Tipis

The Plains Indians were nomadic hunters of buffalo. This meant that they had to follow the buffalo herds when the animals moved from place to place, looking for fresh grass to eat. This required that they be able to unpack and move to another location quickly. They needed a shelter that was portable, durable and water resistant. The tipi was perfect for that. Made of brain tanned buffalo skin, the tipi was water resistant and easily disassembled.

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The tipi’s structure consisted of lodge pole pines placed and secured in a cone. Then 14 to 20 buffalo hides were sewn together in a circle with sinew, and stretched across the poles with a smoke hole at the top. A flap was designed to enter and exit the dwelling. The firepit inside the center of the tipi served to provide warmth. Beds were placed against the tipi walls and buffalo furs served as rugs. The tipi was lined in the winter for warmth and privacy.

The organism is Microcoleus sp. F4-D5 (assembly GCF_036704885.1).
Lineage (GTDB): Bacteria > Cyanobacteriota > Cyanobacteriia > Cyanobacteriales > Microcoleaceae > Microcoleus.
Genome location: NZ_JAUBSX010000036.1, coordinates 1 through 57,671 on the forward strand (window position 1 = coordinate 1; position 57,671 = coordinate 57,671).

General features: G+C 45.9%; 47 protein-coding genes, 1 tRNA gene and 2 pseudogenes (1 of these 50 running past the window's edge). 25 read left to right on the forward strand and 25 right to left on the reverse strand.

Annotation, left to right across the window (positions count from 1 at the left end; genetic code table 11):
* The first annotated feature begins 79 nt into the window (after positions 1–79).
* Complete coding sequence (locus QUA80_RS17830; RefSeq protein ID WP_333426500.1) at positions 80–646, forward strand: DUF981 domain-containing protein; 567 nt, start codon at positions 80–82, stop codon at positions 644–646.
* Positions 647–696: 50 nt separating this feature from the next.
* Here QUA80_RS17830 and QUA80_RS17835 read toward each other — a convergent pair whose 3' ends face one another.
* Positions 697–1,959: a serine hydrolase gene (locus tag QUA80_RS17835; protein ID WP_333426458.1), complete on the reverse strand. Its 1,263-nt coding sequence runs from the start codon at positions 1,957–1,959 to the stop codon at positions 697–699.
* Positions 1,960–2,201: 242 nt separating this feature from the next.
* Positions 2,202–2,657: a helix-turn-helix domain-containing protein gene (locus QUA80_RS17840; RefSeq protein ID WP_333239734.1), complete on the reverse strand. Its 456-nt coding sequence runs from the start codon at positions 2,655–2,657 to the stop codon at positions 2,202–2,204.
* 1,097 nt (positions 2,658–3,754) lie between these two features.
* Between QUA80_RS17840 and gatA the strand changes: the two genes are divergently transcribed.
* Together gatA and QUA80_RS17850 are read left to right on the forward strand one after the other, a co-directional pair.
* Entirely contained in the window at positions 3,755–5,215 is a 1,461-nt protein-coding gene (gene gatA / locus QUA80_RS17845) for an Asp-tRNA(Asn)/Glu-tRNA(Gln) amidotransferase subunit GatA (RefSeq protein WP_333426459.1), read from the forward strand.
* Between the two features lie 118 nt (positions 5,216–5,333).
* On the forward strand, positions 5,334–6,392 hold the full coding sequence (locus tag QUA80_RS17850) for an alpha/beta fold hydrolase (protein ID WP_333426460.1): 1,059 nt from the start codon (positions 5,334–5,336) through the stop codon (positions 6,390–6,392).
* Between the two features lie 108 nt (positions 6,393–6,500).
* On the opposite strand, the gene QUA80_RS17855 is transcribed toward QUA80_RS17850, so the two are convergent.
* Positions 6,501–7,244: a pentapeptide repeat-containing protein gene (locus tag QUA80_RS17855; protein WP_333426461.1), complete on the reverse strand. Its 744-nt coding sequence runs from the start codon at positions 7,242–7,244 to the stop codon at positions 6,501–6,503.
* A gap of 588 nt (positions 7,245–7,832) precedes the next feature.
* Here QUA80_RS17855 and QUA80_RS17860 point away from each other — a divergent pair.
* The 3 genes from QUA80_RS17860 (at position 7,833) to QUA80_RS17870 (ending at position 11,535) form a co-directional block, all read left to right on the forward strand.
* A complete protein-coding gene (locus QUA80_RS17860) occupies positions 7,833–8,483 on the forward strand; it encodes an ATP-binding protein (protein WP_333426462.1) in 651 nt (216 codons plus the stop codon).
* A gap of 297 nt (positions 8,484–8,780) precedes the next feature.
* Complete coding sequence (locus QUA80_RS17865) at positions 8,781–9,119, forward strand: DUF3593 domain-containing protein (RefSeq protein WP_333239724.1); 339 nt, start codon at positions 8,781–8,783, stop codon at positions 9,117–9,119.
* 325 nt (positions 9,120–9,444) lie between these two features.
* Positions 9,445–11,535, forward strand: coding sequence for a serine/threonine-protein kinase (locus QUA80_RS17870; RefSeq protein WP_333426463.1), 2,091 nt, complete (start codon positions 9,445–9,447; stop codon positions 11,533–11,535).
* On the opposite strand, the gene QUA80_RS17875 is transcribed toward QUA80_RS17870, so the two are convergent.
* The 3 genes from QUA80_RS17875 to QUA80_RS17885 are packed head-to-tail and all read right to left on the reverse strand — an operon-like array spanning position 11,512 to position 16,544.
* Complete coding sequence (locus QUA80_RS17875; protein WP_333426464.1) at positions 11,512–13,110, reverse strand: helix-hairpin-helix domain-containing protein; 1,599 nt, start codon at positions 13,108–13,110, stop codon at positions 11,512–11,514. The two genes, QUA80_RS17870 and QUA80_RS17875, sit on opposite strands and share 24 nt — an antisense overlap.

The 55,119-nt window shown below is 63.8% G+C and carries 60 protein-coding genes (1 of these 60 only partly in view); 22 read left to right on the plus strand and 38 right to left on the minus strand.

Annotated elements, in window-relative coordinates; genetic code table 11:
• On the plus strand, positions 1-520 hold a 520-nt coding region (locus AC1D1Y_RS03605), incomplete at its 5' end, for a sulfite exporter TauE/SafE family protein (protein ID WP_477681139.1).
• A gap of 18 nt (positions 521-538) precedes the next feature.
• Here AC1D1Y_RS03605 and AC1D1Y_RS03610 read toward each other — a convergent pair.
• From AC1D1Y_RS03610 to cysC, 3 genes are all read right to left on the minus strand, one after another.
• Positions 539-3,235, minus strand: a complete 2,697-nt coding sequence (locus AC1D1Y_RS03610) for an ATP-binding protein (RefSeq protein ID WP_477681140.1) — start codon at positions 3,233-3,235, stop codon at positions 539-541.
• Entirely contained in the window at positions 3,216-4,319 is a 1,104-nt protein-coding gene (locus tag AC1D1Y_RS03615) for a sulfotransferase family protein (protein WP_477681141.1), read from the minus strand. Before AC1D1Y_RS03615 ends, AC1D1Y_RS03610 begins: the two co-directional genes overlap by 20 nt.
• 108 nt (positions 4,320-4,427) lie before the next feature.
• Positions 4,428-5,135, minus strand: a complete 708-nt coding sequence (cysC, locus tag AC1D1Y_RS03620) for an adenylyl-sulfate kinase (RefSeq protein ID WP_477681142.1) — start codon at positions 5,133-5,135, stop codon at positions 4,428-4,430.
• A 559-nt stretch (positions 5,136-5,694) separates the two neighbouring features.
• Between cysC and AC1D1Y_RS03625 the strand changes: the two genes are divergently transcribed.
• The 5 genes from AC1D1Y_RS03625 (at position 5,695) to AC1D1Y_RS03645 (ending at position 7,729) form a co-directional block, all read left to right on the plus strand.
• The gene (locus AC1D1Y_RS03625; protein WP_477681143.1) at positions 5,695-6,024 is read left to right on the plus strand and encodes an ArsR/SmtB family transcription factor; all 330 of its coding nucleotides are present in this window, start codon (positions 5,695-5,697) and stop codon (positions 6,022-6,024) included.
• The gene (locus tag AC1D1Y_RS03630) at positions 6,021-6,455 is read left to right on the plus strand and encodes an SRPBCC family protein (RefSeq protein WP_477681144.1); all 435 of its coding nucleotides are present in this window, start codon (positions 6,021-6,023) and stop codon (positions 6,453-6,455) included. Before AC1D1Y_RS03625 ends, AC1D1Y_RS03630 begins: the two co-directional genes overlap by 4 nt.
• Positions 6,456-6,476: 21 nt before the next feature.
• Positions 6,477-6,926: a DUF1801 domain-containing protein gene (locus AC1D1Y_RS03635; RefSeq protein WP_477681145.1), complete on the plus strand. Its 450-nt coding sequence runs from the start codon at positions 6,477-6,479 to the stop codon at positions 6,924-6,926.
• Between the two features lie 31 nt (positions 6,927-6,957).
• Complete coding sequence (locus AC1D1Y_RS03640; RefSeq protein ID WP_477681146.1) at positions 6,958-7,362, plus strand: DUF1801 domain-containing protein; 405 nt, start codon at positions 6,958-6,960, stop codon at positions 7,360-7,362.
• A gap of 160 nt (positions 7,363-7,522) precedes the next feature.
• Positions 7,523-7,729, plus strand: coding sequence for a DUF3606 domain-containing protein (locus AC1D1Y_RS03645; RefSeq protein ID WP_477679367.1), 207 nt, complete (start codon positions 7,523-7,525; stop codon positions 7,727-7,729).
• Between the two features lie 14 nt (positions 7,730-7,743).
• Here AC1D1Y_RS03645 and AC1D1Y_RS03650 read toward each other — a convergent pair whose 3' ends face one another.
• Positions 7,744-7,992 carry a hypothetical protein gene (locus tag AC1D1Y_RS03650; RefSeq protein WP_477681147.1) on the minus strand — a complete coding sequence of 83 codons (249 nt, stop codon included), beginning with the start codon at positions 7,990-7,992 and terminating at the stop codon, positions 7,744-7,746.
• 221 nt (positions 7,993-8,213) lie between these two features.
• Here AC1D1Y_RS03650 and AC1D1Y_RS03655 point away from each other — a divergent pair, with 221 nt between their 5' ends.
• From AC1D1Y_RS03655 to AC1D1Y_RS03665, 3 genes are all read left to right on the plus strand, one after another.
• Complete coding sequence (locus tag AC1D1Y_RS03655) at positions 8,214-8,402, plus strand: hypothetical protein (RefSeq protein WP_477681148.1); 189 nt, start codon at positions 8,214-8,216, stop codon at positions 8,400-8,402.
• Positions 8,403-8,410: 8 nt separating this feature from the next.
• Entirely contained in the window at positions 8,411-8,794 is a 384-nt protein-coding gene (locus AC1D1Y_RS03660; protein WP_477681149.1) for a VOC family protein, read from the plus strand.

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The structure lasted an average of 10 years. When the tipi was replaced, the old one was made into clothing or patching material for other tipis.The outstanding characteristic of the tipi was its portability. It took women only minutes to disassemble the tipi and transport it by horse. Tipi hides, poles, and household articles were placed on a device known as a travois and dragged behind a horse. Before they had horses, they used to make smaller tipis, because the tipis had to be carried by or dragged behind a dog.

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A skin tipi might last two to three years, depending upon the amount of traveling done, and the weather during its use. New covers were very light in color. As time went on, the top portions became darkened with smoke from the fires inside, even though the fires were kept small. After replacing the cover, the old one was cut up for moccasin soles and other useful items. Leather of this kind was nearly indestructible and permanently waterproofed because it had been so thoroughly smoked.

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